Newspaper article The Topeka Capital-Journal

Ex-Fire Chief Criticizes TFD ; Wayne Says Technology, Training, Recruitment Lacking in Scathing Assessment

Newspaper article The Topeka Capital-Journal

Ex-Fire Chief Criticizes TFD ; Wayne Says Technology, Training, Recruitment Lacking in Scathing Assessment

Article excerpt

The Topeka Fire Department is in "maintenance mode," former interim fire Chief Tim Wayne wrote in a recent report, and lacks adequate technology, training and recruitment.

The department also relies heavily on overtime hours and a perception exists among the firefighter ranks that excessive sick leave goes unchecked while promotions are controlled in a "good old boy" system, the report indicates.

Wayne authored the detailed, often highly critical, 52-page report that was made public Friday.

"There is a perception the fire department is resistant to change," he wrote.

At a Friday afternoon news conference, city manager Jim Colson and new interim fire Chief Richard Sigle Jr. addressed the study. Both said Wayne's assessment provided an opportunity for the department to examine itself.

"This isn't an attack on the Topeka Fire Department," Colson said. "Change is difficult for a lot of people. We take a close look at what we're doing and we become better at it."

Wayne left his position as interim fire chief in mid-August to return to Goodyear, Ariz. He was loaned by that city to Topeka, which paid Goodyear $13,600 each month in return.

Colson's move to bring Wayne in as a "fresh set of eyes" was met with criticism from council and community members and for a limited time faced a lawsuit.

"I paid great political and personal cost to bring Tim Wayne here," Colson said. "I think it was one of the best things we could have done of this department."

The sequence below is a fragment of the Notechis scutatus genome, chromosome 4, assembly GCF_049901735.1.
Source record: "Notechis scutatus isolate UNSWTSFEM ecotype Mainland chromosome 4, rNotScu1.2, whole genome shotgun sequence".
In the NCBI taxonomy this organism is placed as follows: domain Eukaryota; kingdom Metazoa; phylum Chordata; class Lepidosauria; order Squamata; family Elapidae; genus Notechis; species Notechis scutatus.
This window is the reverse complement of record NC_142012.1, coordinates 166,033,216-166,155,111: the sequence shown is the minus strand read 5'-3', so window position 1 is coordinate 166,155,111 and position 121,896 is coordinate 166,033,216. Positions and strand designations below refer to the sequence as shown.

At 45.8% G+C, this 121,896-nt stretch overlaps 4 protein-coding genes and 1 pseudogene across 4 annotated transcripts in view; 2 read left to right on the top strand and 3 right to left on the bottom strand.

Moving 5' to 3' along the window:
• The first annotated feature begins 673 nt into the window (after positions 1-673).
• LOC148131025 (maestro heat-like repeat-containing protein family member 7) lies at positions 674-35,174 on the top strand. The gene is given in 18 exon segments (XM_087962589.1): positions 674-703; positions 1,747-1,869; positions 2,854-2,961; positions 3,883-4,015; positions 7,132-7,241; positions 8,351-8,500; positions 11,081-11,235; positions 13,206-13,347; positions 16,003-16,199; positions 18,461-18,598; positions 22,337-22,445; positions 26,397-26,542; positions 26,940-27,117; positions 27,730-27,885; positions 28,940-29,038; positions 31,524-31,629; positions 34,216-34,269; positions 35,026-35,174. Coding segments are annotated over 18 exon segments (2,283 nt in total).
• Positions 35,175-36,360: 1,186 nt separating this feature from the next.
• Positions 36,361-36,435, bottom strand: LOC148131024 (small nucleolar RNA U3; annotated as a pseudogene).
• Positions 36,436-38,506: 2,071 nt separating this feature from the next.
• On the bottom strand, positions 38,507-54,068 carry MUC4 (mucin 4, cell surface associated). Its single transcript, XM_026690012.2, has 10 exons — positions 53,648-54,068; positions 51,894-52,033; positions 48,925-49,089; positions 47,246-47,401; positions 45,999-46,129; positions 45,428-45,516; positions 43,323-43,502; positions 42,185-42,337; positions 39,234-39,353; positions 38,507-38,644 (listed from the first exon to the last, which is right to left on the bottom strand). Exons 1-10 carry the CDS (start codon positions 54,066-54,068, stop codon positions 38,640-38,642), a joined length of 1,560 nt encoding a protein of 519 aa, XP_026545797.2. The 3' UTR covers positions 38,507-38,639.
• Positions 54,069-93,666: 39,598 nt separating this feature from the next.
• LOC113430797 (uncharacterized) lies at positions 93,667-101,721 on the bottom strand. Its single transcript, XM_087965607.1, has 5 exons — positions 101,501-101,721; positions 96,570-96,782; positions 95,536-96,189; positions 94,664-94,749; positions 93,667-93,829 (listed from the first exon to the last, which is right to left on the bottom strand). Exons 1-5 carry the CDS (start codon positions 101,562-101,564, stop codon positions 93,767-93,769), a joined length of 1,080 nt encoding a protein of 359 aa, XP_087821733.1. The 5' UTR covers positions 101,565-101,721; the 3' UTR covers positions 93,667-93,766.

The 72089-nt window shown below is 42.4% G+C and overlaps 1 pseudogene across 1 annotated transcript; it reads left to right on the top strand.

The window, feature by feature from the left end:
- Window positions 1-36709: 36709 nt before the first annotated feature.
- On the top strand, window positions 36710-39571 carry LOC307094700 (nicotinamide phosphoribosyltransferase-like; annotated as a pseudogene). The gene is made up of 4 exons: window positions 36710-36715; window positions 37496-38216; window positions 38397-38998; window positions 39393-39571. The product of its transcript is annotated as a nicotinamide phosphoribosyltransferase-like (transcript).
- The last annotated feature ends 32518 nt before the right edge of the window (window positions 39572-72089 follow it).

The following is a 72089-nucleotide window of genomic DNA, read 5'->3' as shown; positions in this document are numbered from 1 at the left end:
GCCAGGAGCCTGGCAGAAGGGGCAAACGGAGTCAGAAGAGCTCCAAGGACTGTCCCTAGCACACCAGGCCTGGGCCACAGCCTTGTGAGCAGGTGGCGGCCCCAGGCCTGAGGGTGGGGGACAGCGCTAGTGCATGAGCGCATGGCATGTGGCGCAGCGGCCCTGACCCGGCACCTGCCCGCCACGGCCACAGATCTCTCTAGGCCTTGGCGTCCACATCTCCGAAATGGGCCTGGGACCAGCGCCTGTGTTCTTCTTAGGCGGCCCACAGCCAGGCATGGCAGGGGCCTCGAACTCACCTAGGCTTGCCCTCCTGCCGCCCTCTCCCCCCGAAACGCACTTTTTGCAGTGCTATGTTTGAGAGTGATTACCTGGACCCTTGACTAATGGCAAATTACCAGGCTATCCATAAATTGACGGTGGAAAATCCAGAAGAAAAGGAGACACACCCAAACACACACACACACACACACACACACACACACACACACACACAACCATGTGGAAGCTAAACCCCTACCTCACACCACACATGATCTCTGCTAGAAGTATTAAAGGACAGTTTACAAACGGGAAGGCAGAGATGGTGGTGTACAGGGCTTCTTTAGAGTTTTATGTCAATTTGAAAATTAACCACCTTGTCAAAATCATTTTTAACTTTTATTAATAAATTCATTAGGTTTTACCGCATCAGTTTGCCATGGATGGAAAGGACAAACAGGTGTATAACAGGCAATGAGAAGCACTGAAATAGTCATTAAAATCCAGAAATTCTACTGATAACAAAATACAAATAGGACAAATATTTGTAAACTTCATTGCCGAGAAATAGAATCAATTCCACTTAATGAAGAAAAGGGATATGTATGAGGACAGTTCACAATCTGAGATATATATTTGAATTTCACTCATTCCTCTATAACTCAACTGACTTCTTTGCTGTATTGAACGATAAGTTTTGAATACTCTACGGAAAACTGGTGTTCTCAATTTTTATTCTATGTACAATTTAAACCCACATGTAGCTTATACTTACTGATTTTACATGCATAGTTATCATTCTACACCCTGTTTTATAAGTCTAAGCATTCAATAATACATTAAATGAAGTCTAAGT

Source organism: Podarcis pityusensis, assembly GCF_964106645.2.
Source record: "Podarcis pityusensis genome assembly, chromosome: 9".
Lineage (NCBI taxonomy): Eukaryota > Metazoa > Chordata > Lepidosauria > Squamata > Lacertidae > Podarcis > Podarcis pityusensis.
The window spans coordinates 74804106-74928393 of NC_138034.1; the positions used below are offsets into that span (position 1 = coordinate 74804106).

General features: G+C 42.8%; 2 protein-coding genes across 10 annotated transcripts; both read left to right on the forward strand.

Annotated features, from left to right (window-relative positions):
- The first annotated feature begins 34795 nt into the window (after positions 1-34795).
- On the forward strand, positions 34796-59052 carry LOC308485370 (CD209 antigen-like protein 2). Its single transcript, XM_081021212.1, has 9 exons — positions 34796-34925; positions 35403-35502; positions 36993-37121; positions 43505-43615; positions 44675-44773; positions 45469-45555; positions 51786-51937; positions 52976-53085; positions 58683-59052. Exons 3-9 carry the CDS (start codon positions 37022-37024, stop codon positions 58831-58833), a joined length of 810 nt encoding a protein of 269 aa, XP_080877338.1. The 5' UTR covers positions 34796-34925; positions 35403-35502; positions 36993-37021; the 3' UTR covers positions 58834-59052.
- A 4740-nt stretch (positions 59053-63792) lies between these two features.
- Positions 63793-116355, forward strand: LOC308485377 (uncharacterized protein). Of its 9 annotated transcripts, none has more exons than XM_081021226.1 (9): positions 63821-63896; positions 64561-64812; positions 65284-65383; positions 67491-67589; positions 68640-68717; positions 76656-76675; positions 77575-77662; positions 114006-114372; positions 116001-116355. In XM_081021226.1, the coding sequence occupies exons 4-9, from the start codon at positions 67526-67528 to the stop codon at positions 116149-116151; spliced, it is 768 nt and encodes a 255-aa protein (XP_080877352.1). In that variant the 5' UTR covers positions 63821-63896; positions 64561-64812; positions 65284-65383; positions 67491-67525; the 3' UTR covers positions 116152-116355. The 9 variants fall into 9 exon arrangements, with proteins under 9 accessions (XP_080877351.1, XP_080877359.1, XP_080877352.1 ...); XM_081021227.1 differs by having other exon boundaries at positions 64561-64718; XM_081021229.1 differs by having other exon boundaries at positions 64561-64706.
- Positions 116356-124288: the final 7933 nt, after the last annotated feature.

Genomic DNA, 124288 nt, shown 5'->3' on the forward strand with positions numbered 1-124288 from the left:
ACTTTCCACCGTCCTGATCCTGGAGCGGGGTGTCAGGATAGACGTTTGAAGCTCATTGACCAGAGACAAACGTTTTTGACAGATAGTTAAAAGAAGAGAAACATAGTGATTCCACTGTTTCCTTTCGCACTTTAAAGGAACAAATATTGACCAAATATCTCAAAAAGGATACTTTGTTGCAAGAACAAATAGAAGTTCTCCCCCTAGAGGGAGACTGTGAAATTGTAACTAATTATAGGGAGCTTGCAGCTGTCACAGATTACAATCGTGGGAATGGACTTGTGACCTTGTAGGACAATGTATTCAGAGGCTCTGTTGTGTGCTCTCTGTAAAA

Before he left, Wayne conducted a first-of-its-kind survey of Topeka firefighters, about half of whom responded. Within the 101 responses, Wayne found a belief that TFD management plays favorites and seniority dominates.

"Some respondents believe seniority negatively impacts the quality of promotions," Wayne said.

His report suggested moving away from seniority-based promotions to a system that uses panel and one-on-one interviews along with skills demonstrations.

The current model, partially because of vacancies and partially because of sick leave, relies too much on overtime and callback to staff stations.

By July, TFD had already spent nearly $80,500 on call back salaries. Wayne predicted that by year's end, $250,000 would be spent. Last year TFD spent more than $496,000 paying employees to return.

Meanwhile, an average of 2.8 firefighters use sick leave per shift with spikes on weekends, especially Saturdays, during the summer and on holidays. Fire captains use the bulk of the department's sick leave. Nearly 30 percent, or about 59 employees, have exceeded the amount of sick leave accrued in a six-month period.

This overuse of sick leave exists despite a provision in the union contract to prevent it, Wayne's report said, because management has not "exercised its right to effectively manage the use of sick leave."

Employees exceeding accrued sick leave should be subject to review and counseled, Wayne suggested.

"Invoking this management right should have a significant impact on the call back budget," he wrote.

Overtime usage is a budget issue, Colson said, that should be addressed by looking at the department's structure and management practices.

"We need to make sure we're holding people accountable," he said.

Some firefighters said morale is low, due in part to poor upkeep of fire stations. Wayne found firefighters have been furnishing their stations with couches, tables and chairs from their own homes.

Most members of the emergency medical services division, or EMS, have not had a physical in more than two years, according to Wayne, placing employees "in a potentially harmful situation."

The bulk of TFD's service calls, nearly 80 percent, are medical in nature. …

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